The Book Corner
When Christians Clash. By Horace L. Fenton, Jr. Downers Grove, II: InterVarsity Press, 1982. 158pp. N.p.
Family fights and feuds can be ugly and long lasting. God’s family, sad to say, has had its share of feuds.
Horace Fenton writes from over fifty years’ experience as a Christian. For many of these years he served as a missionary in Central America. He writes with compassion and with the wisdom of much experience.
There are many practical suggestions which may prove helpful in resolving disputes or at least in helping adversaries to part peaceably. Mr. Fenton realizes that at times doctrinal difference will prevent Christians from working closely together. But he pleads for all to have a spirit of reconciliation.
“The cost may be high—including death to our pride and to some of our long-cherished viewpoints, which we may easily mistake for God-given convictions. But with a sovereign God, all things are possible—even the miracle of reconciliation” (p. 158).
—Donald L. Norbie
How to Counsel from Scripture. By Martin and Deidre Bobgan. Chicago, II: Moody Press, 1985. 224 pp. N.p.
Counseling is in and preaching is out in the thinking of many. Some preachers have given up the pulpit to become certified counselors. There is an air of mystery about counseling in the thinking of many. One should have an advanced degree in psychology before presuming to advise or counsel lay people.
The Bobgans say, “Nonsense! Every Christian has the best handbook on counseling ever written, the Bible.” In a very convincing manner they build their argument so that Christians will not feel intimidated by psychological degrees and theories.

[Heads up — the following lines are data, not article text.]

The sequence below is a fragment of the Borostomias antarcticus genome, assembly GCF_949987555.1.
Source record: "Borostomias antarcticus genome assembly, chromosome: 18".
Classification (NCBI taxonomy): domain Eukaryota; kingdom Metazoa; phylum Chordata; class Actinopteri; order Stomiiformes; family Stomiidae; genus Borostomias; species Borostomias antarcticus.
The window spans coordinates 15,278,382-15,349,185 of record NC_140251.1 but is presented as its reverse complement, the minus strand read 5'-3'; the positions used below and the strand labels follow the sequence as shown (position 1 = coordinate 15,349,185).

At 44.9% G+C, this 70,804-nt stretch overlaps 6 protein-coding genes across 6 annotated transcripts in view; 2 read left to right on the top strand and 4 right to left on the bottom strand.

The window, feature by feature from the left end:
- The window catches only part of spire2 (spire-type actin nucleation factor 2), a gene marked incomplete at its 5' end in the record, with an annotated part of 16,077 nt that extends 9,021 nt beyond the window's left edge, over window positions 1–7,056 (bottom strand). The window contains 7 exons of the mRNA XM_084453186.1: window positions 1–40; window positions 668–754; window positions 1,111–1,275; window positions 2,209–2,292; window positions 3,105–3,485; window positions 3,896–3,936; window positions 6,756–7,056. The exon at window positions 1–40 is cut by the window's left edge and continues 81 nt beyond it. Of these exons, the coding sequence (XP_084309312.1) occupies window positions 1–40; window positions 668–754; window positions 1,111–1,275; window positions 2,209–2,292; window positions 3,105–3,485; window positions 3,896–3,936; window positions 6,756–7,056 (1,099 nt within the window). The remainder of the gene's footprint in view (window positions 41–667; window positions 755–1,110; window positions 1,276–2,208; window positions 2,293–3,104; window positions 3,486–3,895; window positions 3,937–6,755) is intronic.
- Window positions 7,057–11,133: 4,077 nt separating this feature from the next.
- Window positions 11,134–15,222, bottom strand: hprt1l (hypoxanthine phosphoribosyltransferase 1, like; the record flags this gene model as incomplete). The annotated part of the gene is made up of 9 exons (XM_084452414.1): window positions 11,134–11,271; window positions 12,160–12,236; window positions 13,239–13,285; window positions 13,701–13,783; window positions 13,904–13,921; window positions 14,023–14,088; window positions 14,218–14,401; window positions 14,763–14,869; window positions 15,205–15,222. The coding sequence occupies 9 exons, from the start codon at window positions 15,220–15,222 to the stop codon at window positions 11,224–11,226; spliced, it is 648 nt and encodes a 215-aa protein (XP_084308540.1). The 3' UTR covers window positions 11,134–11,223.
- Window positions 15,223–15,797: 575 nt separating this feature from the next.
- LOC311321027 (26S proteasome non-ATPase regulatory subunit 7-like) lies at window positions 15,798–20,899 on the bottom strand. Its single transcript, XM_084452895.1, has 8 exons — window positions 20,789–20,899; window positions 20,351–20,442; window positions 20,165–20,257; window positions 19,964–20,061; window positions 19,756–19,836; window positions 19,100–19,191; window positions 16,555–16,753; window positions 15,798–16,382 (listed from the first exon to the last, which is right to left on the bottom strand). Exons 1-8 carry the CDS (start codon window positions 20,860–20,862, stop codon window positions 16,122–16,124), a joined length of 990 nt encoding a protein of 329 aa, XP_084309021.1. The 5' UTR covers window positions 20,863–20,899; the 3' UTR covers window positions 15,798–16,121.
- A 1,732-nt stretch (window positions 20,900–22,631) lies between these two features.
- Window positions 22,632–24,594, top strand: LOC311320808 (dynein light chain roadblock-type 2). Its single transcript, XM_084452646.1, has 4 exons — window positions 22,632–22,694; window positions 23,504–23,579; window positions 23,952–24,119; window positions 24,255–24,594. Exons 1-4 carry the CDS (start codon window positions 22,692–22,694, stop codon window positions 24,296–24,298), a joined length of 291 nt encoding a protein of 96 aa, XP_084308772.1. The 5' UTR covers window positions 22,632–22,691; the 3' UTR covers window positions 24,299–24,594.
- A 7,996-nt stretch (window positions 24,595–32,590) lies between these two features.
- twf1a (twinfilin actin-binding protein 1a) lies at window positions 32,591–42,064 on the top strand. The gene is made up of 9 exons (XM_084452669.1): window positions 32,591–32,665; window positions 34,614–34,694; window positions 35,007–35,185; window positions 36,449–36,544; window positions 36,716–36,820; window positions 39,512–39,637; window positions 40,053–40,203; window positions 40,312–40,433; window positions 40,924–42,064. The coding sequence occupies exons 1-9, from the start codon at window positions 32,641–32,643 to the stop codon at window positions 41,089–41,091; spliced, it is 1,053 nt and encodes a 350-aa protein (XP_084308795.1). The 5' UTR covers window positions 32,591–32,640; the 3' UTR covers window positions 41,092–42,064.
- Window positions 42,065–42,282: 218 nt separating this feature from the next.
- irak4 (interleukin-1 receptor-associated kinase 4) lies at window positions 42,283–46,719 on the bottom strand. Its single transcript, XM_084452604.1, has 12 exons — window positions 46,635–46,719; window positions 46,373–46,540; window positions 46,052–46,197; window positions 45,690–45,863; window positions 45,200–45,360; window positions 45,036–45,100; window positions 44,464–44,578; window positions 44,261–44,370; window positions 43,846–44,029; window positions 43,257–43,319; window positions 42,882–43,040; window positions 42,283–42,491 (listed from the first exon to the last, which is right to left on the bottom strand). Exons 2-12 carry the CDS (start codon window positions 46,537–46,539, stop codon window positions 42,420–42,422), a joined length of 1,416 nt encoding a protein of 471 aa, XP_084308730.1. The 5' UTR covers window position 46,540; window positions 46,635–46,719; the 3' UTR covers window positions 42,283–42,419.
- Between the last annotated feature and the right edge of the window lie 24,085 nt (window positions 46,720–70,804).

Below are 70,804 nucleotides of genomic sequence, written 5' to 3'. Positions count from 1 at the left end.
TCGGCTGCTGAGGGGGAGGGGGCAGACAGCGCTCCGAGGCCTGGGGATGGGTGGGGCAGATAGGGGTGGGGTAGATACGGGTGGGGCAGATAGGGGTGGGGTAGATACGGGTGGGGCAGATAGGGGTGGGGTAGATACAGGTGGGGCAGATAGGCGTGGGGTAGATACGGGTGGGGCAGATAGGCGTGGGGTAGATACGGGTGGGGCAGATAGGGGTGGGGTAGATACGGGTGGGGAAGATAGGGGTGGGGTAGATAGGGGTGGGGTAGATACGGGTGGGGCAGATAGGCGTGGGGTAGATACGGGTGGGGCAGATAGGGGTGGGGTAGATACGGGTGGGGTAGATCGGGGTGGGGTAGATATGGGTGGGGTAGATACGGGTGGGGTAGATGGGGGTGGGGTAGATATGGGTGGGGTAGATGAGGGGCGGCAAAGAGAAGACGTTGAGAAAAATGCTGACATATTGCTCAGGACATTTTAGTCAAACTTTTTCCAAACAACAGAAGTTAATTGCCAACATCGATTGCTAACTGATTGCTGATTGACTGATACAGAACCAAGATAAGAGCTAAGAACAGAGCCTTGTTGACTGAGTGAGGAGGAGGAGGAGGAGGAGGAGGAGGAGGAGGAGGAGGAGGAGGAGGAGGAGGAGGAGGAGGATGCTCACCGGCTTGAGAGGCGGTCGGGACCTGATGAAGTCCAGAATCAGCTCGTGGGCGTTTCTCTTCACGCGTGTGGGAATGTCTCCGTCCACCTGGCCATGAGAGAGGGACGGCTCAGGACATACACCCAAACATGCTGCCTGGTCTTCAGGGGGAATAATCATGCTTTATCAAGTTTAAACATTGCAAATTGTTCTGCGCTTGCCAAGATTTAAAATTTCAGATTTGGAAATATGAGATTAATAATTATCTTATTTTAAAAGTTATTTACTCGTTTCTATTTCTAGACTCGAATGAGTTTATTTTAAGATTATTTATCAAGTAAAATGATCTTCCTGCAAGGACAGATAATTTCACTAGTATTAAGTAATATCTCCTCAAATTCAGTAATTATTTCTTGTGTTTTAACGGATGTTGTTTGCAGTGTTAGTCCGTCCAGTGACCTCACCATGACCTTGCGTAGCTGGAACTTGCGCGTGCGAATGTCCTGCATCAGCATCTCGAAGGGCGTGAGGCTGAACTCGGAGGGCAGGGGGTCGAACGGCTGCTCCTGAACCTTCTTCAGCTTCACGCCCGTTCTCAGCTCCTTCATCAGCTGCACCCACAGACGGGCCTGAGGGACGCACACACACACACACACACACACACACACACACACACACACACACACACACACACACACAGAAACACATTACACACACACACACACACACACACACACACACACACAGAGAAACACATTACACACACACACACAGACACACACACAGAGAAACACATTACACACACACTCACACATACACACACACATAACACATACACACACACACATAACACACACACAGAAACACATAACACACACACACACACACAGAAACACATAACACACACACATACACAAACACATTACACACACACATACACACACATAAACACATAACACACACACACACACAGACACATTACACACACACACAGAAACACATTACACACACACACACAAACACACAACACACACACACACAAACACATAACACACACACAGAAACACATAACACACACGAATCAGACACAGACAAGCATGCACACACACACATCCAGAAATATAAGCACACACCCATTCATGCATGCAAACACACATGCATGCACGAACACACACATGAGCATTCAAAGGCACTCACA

Only about five percent of people who need counseling suffer from some organic disorder. The majority need advice about problems of living (p. 4).
“The high divorce, suicide and burn-out rate among psychotherapists indicate the fragmentation that underlies many of their personal lives and professional practices, and yet people look to them for wisdom in how to live happily and successfully” (p. 7).
A hurried professional counselor giving fifty minutes of time each week cannot see the healing accomplished that a Christian community can that embraces the person in a loving relationship.
“The Word of God and the work of the Holy Spirit are sufficient to transform the problems of living and can do so with no help from psychological theories or techniques” (p. 8).
“God’s love is the primary motivation for growth and change” (p. 115). A primary goal then is to get people to appreciate God’s love and grace. This will move them to live unselfishly and in accord with Scripture. The world encourages love of self; Scripture urges love of God (p. 126).
A loving community of believers led by wise, experienced leaders can be a healing environment for troubled souls. The Bobgans’ book will encourage your assembly to have such a healing ministry.
—Donald L. Norbie
New Testament Exposition: From Text to Sermon. By Walter L. Liefeld. Grand Rapids, Mi: Zondervan Publishing House, 1984. 180 pp. Cloth, N.p.
Dr. Walter Liefeld is Professor of New Testament at Trinity Evangelical Divinity School and is a well known Bible expositor and teacher. In this book he deals with the elements of expository preaching and of Biblical exposition in an analytical manner. He treats the subject under three general headings: characteristics of expository preaching, preparation of the text and outlines, and application of the text to the listener. The expository preacher or writer will find many practical helps in preparing New Testament sermons or manuscripts, especially in the field of so-called difficult texts. It is not a book which will appeal to the casual or superficial reader but certainly deserves a place in the library of the serious Bible student and preacher.
There are many notes and references to other writers on the subject and three helpful indexes by authors, subjects, and Scriptural references.
—Arthur F. Wilder